If you aspire to read more books, you may find that reading also can help you relax. Studies have shown that reading for just six minutes can reduce your stress levels up to 68 percent.
So instead of deciding which shows to binge-watch next, head down to the library. Whether you prefer science fiction, romance or a good mystery, devoting even a little time to a book will give you a chance to let go of the day.
Fifty years ago, Walt Disney World Resort opened in 1971, featuring the Magic Kingdom, two hotels, lakes, lagoons, golf courses, and a campground. Roy O. Disney delivered the dedication speech, which included the following words:
“Walt Disney World is a tribute to the philosophy and life of Walter Elias Disney… and to the talents, the dedication and the loyalty of the entire Disney organization that made Walt Disney’s dream come true. May Walt Disney World bring joy and inspiration and new knowledge to all who come to this happy place… a Magic Kingdom where the young at heart of all ages can laugh and play and learn—together.”
I visited the park with the Sanford Naval Academy Drill Team and Band. My father, the school Commandant, arranged for the midshipmen to perform in front of Cinderella’s Castle. It was exciting to watch, and also to walk through the underground tunnels usually reserved for cast members. I recently found a Polaroid picture from that day – no, Dopey was not my date. (However, given my outfit, I look as though I ought to be working in It’s a Small World.)
Impossible to believe that fifty years have passed, since it seems we all still need “a happy place.”
Yet, Alabama realtor Frankie Osborn has collected sixty-five-thousand pressed clovers with four leaves or more – including two prized clovers with NINE LEAVES! (As the Irish lore goes, the first three leaves stand for faith, hope, and love; the fourth harbors the luck.)
Osborn has a few tips for finding them: Visit a field on a warm but cloudy day (the leaves curl up in direct sun), and scan for a square among the triangle shapes. Bring along a small bag to collect your trophies, and, once home, press them to dry in a phone book. (Hopefully, you still have one.)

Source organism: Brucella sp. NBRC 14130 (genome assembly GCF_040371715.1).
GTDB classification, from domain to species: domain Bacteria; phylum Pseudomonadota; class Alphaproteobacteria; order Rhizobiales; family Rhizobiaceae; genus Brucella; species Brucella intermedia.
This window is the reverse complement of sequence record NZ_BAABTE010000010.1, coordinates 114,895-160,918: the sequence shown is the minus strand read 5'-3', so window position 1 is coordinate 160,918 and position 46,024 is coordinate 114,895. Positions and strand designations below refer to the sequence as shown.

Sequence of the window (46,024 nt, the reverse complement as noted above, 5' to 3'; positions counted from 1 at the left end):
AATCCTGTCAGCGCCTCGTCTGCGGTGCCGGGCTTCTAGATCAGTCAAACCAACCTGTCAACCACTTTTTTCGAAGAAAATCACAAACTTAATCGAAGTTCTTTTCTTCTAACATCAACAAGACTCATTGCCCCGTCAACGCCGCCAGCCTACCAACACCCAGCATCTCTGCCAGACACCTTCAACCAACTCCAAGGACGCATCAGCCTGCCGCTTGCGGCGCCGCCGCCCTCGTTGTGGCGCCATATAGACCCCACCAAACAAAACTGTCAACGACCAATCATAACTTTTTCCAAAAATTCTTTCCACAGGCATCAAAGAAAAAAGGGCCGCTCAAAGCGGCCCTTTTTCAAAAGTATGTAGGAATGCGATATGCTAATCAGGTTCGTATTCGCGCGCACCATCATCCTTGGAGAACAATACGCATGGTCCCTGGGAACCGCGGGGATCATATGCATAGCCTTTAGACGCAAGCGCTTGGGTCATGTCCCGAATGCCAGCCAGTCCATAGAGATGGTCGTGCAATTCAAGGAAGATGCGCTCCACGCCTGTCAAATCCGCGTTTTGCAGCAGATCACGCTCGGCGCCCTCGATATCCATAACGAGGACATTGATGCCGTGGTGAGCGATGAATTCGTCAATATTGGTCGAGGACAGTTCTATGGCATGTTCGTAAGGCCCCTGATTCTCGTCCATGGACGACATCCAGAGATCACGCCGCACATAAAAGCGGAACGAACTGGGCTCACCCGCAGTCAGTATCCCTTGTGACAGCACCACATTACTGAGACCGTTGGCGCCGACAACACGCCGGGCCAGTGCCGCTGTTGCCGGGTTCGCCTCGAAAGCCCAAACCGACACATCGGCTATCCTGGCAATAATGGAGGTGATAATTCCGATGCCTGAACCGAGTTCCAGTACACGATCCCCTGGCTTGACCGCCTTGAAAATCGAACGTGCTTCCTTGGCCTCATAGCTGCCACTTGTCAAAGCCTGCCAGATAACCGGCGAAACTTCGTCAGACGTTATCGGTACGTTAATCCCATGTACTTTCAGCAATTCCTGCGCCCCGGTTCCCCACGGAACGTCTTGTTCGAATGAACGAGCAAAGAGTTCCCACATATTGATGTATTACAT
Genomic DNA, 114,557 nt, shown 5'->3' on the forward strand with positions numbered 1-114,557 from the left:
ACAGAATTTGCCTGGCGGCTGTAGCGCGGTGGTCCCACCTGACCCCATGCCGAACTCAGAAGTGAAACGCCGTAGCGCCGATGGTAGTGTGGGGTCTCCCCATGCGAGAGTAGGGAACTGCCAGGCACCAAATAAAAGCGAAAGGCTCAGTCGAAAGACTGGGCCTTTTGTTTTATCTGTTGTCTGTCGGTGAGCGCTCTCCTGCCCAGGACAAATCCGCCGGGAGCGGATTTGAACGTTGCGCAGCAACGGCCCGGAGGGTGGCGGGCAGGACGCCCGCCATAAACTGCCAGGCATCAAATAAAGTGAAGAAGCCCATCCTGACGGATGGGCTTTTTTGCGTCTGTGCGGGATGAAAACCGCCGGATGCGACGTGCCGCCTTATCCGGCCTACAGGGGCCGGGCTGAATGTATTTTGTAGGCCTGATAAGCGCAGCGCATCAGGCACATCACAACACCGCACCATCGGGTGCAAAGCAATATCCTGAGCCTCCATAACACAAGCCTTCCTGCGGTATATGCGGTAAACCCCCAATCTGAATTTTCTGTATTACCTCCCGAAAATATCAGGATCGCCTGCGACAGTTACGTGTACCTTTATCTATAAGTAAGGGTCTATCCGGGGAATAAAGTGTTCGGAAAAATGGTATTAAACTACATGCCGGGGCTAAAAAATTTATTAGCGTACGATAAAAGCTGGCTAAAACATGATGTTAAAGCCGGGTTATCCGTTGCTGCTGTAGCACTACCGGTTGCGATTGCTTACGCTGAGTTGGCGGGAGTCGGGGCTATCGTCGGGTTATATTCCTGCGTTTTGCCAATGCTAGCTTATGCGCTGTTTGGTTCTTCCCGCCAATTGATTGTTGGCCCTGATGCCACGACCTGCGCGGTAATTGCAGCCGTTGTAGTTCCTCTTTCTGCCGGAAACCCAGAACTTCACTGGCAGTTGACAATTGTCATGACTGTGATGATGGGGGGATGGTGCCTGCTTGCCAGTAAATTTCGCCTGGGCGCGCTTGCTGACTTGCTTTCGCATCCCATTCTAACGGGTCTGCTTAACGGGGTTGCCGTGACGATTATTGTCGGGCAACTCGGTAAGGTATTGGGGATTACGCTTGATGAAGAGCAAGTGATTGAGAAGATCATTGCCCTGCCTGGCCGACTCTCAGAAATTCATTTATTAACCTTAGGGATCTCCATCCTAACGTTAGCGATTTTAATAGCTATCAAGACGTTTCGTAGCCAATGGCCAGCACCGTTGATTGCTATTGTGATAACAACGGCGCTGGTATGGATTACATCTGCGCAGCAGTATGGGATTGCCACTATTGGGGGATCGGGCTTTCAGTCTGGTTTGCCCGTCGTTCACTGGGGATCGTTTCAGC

I’m going to give it a try. We all could use a little more luck, right?
Author, Content Creator, and Multi-Media Expert Chris Gibson will speak in July at FAPACon 2021, the Florida Authors & Publishers Annual Conference. His YouTube channel blasted past 30,000 subscribers recently.
Tell me about your background. Where you grew up, where you live now, education, work experience? Share some interesting things about yourself that we should know about.
Born in Dallas Texas, my early background was an Executive Vice President of Marketing for several Fortune 100 companies. I decided to follow my passion and became an internationally known and respected holistic health and lifestyle expert with four bestselling books on effective alternative healing: One book, “Acne Free in 3 Days,” sold over 1 million copies and landed me on several best sell lists as well as national TV and Radio shows.
What inspired you to write your book? What is the story behind the story?
I have a passion in self -directed health and wellness. I write to help others find alternative lifestyle changes that positively impact their lives and health,
What has been your biggest challenge or obstacle?
With my books it was being taken seriously as a self-published author in the beginning. However, I was relentless and in things for the long game.
What has been your biggest “aha” moment or success?
Appearing on my first TV show I understood the power of visibility and credibility on a books path to success.
What authors do you like to read? What books have had a strong influence on you or your writing?
Too many across genres to list – but my favorites are self help, law of attraction, books by self-made people.
Do you write every single day? Any writing rituals?
Because I script my YouTube videos and have an active blog – I do write every day.
What are your interests outside of writing? My YouTube channel, travel, and creating media.
Share some tips for other Authors or Aspiring Authors: What would you do differently? What would you do the same? Please share anything you think would be beneficial to those reading this.
My best advice is to be on top of and in the game with your book and its promotion. Have a budget before launching it so you are able to get it visible and treat your book as a business. Network with other authors and develop a presence on social media.
Renee Garrison is the award-winning author of Anchored Together andPresident-Elect of the Florida Authors and Publishers Association.
I read an article that said everyone can develop skills to improve our optimism. As the product of parochial schooling, I confess to being skeptical.
But the one thing I am sure of is that every optimist surrounds themself with positive people.